Art in Renaissance Italy

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Laurence King Publishing, 2005 - Art, Italian - 576 pages
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"Art mattered in the Renaissance... People expected painting, sculpture, architecture, and other forms of visual art to have a meaningful effect on their lives, " write the authors of this important new look at Italian Renaissance art. A glance at the pages of Art in Renaissance Italy shows at once its freshness and breadth of approach, which includes thorough explanation into how and why works of art, buildings, prints, and other kinds of art came to be. This book discusses how men and women of the Renissance regarded art and artists as well as why works of Renaissance art look the way they do, and what this means to us. It covers not only Florence and Rome, but also Venice and the Veneto, Assisi, Siena, Milan, Pavia, Padua, Mantua, Verona, Ferrara, Urbino, and Naples -- each governed in a distinctly different manner, every one with its own political and social structures that inevitably affected artistic styles. Spanning more than three centuries, the narrative brings to life the rich tapestry of Italian Renaissance society and the art works that are its enduring legacy.
  

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Art in Renaissance Italy

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This fine work by Paoletti and Radke (art history, Wesleyan Univ. and Syracuse Univ., respectively) is wide in scope, covering the years from 1300 to the late 1500s, and purposely opens discussion to ... Read full review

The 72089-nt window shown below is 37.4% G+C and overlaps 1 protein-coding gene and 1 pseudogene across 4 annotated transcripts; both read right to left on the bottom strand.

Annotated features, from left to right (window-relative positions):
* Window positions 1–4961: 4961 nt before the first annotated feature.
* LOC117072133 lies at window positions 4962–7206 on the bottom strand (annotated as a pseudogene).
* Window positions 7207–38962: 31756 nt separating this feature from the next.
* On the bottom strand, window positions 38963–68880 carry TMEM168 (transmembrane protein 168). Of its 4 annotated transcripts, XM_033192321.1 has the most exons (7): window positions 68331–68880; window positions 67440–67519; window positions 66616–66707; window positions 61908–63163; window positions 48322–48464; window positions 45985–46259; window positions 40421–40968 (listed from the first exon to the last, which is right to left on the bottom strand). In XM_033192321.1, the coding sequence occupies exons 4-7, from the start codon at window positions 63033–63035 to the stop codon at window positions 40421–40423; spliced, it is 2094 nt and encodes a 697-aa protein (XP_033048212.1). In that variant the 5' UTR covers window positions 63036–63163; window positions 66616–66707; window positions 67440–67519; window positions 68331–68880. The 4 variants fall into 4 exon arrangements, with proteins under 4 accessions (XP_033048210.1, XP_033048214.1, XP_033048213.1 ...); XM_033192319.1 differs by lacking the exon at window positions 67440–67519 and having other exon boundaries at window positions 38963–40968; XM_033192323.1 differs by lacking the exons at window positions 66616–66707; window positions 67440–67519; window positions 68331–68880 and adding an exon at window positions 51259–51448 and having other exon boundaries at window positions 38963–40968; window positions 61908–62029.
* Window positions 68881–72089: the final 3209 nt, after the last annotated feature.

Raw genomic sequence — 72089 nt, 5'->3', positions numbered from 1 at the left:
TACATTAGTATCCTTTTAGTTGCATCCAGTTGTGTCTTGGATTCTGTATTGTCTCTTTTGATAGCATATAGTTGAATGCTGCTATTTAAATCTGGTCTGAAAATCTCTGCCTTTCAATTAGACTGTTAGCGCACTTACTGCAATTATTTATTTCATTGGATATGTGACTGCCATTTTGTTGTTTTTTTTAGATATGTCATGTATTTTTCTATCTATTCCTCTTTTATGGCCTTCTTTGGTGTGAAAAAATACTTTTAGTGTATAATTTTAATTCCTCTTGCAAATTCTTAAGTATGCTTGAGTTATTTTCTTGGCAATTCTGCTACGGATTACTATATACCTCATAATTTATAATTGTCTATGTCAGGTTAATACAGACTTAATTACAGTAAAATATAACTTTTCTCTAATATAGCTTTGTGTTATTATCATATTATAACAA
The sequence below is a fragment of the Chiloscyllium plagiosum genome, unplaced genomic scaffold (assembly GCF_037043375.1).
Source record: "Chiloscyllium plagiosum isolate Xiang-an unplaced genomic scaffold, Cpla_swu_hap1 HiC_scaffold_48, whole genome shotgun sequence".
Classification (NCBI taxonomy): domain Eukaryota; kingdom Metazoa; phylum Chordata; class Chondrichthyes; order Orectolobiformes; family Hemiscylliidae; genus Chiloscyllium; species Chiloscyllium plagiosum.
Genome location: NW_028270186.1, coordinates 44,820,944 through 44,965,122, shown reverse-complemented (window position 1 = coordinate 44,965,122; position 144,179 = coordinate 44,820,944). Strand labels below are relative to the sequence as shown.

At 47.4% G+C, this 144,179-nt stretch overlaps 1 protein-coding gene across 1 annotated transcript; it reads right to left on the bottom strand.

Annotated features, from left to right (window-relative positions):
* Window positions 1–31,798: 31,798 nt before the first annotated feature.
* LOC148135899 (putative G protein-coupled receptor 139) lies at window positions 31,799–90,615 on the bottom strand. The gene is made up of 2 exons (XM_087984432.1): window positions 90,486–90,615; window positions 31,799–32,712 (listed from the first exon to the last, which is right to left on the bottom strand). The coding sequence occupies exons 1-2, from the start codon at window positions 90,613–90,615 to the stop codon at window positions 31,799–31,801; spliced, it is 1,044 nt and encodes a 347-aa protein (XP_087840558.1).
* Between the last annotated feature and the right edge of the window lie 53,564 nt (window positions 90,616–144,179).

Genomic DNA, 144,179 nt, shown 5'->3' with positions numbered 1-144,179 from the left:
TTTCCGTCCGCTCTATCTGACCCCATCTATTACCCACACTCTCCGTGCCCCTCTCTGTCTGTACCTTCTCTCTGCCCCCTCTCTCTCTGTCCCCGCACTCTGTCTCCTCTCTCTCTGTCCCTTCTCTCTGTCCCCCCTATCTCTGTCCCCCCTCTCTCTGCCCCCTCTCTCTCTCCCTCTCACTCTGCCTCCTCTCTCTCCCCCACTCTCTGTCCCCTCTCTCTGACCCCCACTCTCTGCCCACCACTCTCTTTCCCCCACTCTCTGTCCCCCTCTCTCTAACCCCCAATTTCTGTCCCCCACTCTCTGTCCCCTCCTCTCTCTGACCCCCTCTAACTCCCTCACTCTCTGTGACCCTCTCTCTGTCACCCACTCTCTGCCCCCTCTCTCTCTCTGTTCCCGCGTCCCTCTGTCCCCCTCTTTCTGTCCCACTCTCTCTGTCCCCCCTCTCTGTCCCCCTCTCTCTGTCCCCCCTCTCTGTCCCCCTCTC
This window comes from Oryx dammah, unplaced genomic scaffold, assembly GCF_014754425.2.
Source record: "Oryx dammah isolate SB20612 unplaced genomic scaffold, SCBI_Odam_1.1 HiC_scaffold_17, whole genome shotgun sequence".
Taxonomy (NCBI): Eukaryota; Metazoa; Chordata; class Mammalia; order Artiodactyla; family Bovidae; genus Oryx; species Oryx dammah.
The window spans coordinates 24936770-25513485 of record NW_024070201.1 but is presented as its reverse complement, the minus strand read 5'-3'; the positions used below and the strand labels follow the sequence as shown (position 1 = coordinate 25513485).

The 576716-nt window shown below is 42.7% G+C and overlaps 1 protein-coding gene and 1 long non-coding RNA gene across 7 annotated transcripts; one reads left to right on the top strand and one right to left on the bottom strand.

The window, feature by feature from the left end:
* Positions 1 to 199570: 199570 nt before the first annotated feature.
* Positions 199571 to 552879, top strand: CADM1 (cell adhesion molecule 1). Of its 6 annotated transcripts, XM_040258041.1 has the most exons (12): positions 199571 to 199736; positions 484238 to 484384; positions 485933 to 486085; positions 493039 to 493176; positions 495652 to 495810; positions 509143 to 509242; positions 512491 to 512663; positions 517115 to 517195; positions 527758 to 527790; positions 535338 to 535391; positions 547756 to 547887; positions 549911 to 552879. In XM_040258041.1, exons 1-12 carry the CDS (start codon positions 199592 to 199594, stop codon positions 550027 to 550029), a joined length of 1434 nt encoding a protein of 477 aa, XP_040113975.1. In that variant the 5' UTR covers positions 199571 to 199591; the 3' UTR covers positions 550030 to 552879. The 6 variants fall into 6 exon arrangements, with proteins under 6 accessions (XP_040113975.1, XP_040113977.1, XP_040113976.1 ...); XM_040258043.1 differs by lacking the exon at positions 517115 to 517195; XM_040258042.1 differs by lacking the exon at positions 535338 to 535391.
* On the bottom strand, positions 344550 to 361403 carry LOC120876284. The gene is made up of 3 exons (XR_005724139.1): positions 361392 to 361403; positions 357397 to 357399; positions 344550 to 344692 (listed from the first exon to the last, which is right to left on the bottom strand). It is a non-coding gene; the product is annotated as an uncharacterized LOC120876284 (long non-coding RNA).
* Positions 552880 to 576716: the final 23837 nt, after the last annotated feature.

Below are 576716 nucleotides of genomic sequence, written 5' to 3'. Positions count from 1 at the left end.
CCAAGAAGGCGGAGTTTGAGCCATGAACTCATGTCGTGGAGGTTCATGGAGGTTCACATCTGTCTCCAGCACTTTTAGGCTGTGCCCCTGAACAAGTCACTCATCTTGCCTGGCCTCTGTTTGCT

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what was important about renaissance?

Contents

Preface
10
Patronage
16
Materials and Methods
22
Renovations and Restorations
37
Fashioning the Female Artist
43
Francis as Another Christ
50
Artists Popes and Cardinals
56
Narrative Realism
67
Power
309
The Palazzo Foscari
315
The Cappella Nova in the late 1440s
321
Painting
327
Commemorative State Commissions
333
Art and Punishment
339
Moro and a Grand Classical Style
367
The First Half of
377

Traditions and Innovations
77
The Cathedral Complex
94
The Cathedral
100
Sienas Political System and Civic Art
120
St Marks Basilica
138
The Church of Santi Giovanni e Paolo
145
Morality and Judgment
152
The Bridge of Salvation
163
Visconti Milan and Carrara Padua
174
The Cansignorio della Scala Monument in Verona
182
Giangaleazzo Visconti
189
North Italian Influences in Naples
199
Ghiherti versus Brunelleschi
207
The Foundling Hospital
217
Art and Childbirth
219
The Trinity and SinglePoint Perspective
231
Sculptural Commissions Outside Florence
239
The Gates of Paradise
246
A Job Application
257
Donatello in Padua
264
The Golden Age and Lorenzo the Magnificent
271
Portraiture
278
Art and the Collector
285
Ruins and Dreams
293
Paul II
299
c
399
Michelangelo the Poet
403
Roman Civic Imagery
410
Papal Luxury
416
Raphael and Michelangelo
422
The Loves of Jupiter
428
Mannerism and the Medici
437
Altarpieces
444
Florence under Cosimo I
452
Casting the Perseus
459
Vision and Monumentality
464
Energized Altarpieces
470
Titian in Urbino
477
Colorito versus Disegno
484
Patronage of Commercial and Ecclesiastical
490
IV
499
A Word of Advice
505
The Demands of the Council
513
Women as Patrons
523
Milanese Architecture
529
StillLife Painting
535
Art Pilgrimage
543
List of Popes
553
Literary Credits Picture Credits
566
Copyright

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References to this book

Die Sforza, Volume 2
Maike Vogt-Lüerssen
No preview available - 2008
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About the author (2005)

John T. Paoletti is professor of art history at Wesleyan University. He is the co-author of Art in Renaissance Italy, now in its third edition, and is completing a book on Michelangelo's David. He is a former editor of The Art Bulletin and has held a membership at the Institute for Advanced Study.

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